“I guess we better try it,” I said to myself as I raised the goblet. It was quite nice, quite good. It tasted like milk. I learned later that it was fermented mare’s milk.
Sakha, the former Yakutia, is a sovereign nation within the Russian Republic. It is the largest region in Russia, twice the size of Alaska, and perhaps the richest. It is known for its oil and gas potential, vast forests, and boundless mineral resources, especially diamonds.
As we drove by jeep from the airport to the city along a bumpy road, Vice Mayor Nick Semenov described the weather in Tiksi as the most challenging in Northern Russia. “We have 365 heating days a year,” he said. The harbor, the center of their commercial activity doesn’t become ice free until July 15. He pointed out dozens of vessels, locked in the ice.
As we drove towards the administration building where President Mikhail Nikolayev was awaiting us, we saw the town had been laid out with a bold design, broad boulevards and large, block-like buildings. Unfortunately, the Arctic winds and a lack of maintenance had stripped off most of the paint.
The President joined us at a press conference. He spoke as both a head of state and as a Vice Chairman of The Northern Forum. “This Circumpolar Expedition is of the same importance as the opening of the Northern Sea Route 100 years ago,” he declared. “During this period, we have been separated artificially by national borders and differences of ideology.
“I am convinced that, united, the people of the Arctic will confront their problems and find ways to solve them. Let your silvery jet, like the dove of peace, be a symbol of our united work for peace, concord and cooperation in the Arctic.”
He announced that a decree had been issued to name a Sakha diamond in honor of this Circumpolar flight. Then he invited us to a banquet that was waiting.
Not only had the President flown in from the capital of Yakutia for this event, he had flown in several members of his cabinet, the chef to prepare the meal we would eat, the silverware, the china, and the entertainment.
It was a fabulous feast. The walls of the dining room were draped with beautiful red and gold fabric. The table for 80 was set in a U shape. The menu, printed in full color, featured three or four kinds of fish, some cooked, some raw, and young horse—it was said to be good for the health. The tables were laden with bottles of fruit juice, liqueurs and vodka. We ate and ate and ate.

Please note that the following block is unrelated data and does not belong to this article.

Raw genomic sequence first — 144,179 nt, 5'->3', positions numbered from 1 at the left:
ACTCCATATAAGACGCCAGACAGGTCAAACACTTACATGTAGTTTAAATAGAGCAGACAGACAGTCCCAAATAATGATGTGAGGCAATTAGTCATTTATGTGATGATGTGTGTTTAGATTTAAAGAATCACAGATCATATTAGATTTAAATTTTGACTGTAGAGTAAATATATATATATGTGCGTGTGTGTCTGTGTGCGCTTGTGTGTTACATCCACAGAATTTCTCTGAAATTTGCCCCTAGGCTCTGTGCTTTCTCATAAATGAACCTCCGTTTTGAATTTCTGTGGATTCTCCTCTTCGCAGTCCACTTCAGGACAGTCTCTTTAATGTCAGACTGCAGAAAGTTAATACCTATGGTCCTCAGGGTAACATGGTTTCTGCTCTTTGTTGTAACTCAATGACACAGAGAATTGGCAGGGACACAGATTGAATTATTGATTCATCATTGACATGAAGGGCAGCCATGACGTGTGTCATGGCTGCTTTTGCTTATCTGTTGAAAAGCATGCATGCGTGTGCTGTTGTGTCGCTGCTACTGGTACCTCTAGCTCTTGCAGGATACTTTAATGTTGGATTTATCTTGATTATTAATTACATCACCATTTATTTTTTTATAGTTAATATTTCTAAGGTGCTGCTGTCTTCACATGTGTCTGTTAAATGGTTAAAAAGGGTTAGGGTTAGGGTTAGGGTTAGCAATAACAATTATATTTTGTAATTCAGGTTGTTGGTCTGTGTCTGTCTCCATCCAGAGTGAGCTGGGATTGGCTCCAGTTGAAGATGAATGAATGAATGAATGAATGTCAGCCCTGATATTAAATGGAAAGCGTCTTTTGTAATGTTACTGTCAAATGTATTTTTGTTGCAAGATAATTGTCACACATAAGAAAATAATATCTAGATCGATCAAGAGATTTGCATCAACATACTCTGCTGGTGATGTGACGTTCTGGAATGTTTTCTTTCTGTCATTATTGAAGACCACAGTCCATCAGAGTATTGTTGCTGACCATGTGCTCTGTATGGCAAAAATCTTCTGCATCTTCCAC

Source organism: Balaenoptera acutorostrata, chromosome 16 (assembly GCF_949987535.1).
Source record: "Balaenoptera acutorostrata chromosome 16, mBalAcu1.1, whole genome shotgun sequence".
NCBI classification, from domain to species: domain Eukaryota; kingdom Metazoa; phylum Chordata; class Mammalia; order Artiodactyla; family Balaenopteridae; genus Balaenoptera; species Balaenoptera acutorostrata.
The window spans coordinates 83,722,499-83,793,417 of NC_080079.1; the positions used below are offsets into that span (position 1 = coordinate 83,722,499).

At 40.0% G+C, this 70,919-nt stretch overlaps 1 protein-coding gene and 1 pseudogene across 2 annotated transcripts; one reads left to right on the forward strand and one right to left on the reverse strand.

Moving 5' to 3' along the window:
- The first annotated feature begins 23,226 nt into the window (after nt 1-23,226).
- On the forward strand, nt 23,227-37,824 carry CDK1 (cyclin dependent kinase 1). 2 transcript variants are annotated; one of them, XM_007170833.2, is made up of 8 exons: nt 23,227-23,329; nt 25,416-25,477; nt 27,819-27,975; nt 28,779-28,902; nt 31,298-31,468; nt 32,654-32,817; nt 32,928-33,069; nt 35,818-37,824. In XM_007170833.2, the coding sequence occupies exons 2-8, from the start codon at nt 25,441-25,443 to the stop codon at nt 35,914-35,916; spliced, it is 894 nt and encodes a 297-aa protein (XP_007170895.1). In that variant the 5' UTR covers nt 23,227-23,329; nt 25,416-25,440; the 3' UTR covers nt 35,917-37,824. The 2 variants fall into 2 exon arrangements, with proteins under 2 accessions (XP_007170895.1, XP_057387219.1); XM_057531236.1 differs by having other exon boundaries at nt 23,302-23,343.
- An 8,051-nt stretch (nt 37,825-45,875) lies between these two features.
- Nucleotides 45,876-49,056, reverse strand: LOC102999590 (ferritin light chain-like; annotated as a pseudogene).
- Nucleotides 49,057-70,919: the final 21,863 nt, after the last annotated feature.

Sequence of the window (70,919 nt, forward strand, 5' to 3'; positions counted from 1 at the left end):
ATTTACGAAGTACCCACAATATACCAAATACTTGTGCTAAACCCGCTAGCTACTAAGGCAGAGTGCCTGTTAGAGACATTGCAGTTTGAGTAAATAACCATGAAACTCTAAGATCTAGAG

The President made a toast. “Whoever is on this trip is always welcome in Yakutia,” he proclaimed.
Afterwards, most of us skipped a planned concert and a visit to an observatory. We found our rooms in the Morvak Hotel. Day One was over. The time was 4 A.M. in Alaska. Many of us had started that day 22 hours earlier.
A Tour of Tiksi and Naryan-Mar
At breakfast I mentioned that I would like to visit a school. Before I knew it, they had whisked us off by jeep to do just that. I was surprised and pleased. The children were well dressed and healthy and very bright.
One girl in a second grade class asked me in English, “What is your name?” Her’s was Lara. Before I left, I taught them all to say, “Happy day.”
As we drove to the Tiksi Museum of the Arctic, we passed many buildings in disrepair. One of our hosts quipped, “We build new old buildings here.” But everywhere we went, we saw people dressed in beautiful fox and mink hats, fur coats or coats trimmed in fur, and high boots. Most women carried shopping bags, and I’m sure were on their way to the market to pick up the daily meal.
“We don’t get many foreigners here,” said the director of the Tiksi Museum. Several of the displays could well have been part of any museum in Alaska. Pictures of explorer Vitus Bering, Lord Baranof, and the American explorer George Washington DeLong lined the walls. As we viewed an art exhibit of Tiksi painters, a young pianist performed. Culture flourishes here amidst the cold.
Members of our delegation were eager to meet with Sergey Anisimov, 33, the head of the Arctic Shipping Company. After touring the port, we discussed with him the use of Russian icebreakers to bring Alaskan products to the Sakha Repblic.
We raced on to the Academy of Arts where the young people who had met the plane performed two dozen songs and dances, both of classical and indigenous origin. I wondered where they had found the materials to make their costumes. I wish I had asked. They were first-class. The entertainment was, too.
I asked about religion. Our translator, Bella Bychkova, told us that when Lenin came to power, all questions of religion and nationality were put aside. Now the Yakuti people are returning to earlier beliefs.